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Is Courage the Key to Resilience?

When I talk to other health care workers, they all report an increase in clients experiencing symptoms of anxiety and panic attacks. It is common for those clients also to list a lack of confidence and self esteem, feeling overwhelmed, and some will talk about how they just can’t perform “the way they used to”. It is as though they are lacking the resilience to cope and to prosper. It could be argued that society is becoming more stressed as the pace of change is forever increasing.

Technology is developing faster than most of us can absorb. If you are in business, or for that matter any profession, you are expected to wear many hats at any given time of the day. A businessperson is a manager of people, a financial juggler, a salesperson, a marketer, a counsellor, and a producer, while at the same time is wearing the many hats of being a parent and a partner while hoping to find some time for self.

A teacher is planning and prepping for lessons for students as a class and individually. They are also increasingly managing the emotional, physical and sometimes financial welfare of students. They have increased administrative accountabilities and also try to squeeze some time in for family and self. School and Tertiary students are not immune to these added stresses as they work on the jigsaw of life, finding puzzle pieces for study, exams, friends, family, work, sport, leisure and self. Workers from mining and industry tell me of the increases in workload both physical and mental. Primary producers can throw climate change into the mix of juggling balls as mentioned above.

It doesn’t matter what field of industry or society a person is participating in; there are some people whose resilience, adaptability and survival mechanism sees them through the toughest of battles, whereas others struggle under the same pressures. I offer five tips to start the resilience building process:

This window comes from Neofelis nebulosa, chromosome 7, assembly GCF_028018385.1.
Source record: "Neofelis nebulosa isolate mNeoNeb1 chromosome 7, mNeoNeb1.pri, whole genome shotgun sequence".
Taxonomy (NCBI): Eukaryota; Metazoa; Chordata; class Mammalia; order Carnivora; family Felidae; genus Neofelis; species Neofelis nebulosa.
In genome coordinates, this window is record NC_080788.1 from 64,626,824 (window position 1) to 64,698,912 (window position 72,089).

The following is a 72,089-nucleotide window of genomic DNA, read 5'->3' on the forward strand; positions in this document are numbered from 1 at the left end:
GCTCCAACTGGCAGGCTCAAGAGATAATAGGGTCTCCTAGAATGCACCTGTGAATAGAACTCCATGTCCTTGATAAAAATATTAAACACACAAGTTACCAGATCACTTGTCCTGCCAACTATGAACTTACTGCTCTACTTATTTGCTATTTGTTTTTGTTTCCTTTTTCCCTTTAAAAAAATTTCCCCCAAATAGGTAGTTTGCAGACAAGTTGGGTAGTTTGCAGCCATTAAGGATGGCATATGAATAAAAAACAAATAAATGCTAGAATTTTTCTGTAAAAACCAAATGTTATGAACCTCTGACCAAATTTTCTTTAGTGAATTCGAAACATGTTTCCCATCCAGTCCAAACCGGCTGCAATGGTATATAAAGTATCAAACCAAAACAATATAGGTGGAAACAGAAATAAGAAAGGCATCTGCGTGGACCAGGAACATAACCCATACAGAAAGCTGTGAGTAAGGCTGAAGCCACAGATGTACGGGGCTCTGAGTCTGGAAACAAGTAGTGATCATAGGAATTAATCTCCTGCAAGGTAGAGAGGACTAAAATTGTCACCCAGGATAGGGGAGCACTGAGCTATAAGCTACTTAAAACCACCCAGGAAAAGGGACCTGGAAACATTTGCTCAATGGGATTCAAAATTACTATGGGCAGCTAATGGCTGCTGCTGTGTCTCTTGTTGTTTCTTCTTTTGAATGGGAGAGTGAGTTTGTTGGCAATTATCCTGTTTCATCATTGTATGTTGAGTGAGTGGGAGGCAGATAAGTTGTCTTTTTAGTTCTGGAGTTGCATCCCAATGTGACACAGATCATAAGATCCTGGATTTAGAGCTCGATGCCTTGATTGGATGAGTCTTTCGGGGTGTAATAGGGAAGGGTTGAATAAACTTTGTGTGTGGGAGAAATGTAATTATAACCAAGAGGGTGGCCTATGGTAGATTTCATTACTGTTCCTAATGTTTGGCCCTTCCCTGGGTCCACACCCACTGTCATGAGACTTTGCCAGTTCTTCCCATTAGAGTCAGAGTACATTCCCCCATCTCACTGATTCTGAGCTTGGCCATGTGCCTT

1. What in your life do you do well? When do you feel most comfortable? That is your foundation point. Find a memory where you surprised yourself with an achievement. Keep an image in your mind of you “at your resilient best”. Replicate that behaviour and mindset. Step into that image and be you.

  2. Make a note of circumstances that bring out the fear in you. Do you have a “limiting belief” about that situation? Tell yourself that there is no failure; just an opportunity to learn and grow. Repeat a new positive mantra “I can do this, I can do this, I can do this”.

  3. Have a positive and effective plan. This has to be a plan that is true to you. What are your values? What are your goals? What is your vision? Make sure that you are standing in your truth.

  4. Have the courage to share your story with a trusted loved one or colleague. You are not the only one who has experienced this. Find a mentor who will not judge you, but will listen and encourage.

  5. Modelling: Have a look at people who have succeeded in your field. What character traits do they display? How do they speak? How do they stand? How do they dress? How do they behave? You don’t have to become that person. However, you will find that they present physically as a confident, courageous person.

History is littered with tales and stories of courage and resilience. I often tell my clients stories and metaphors while they are in trance. Children love the story of David and Goliath. David had the courage to confront Goliath when armies before him had failed. In 14th century Switzerland, a tyrant named Gessler forced a defiant yet courageous William Tell to fire an arrow into an apple that was perched on Tell’s son’s head. In a more contemporary time, one can only wonder at the courage of Curtis McGrath, an Australian soldier who lost his legs when he stood on a land mine in Afghanistan. While still conscious he told his mates that “you’ll see me at the Paralympics”. Four years later he won Gold in the Men’s KL2 Canoeing at the Rio De Janeiro games.

David R. Hawkins says “Courage implies the willingness to try new things and deal with the changes and challenges of life. These people find the capacity to face fears or character defects and to grow in spite of them.”

Are you ready to fortify your resilience? Brett at Cameron Hypnotics has created a 3 Session Resilience Hypnotherapy program for $450. You might also want to check the range of self-hypnosis MP3s on Spotify and iTunes by searching Cameron Hypnotics. For more information visit

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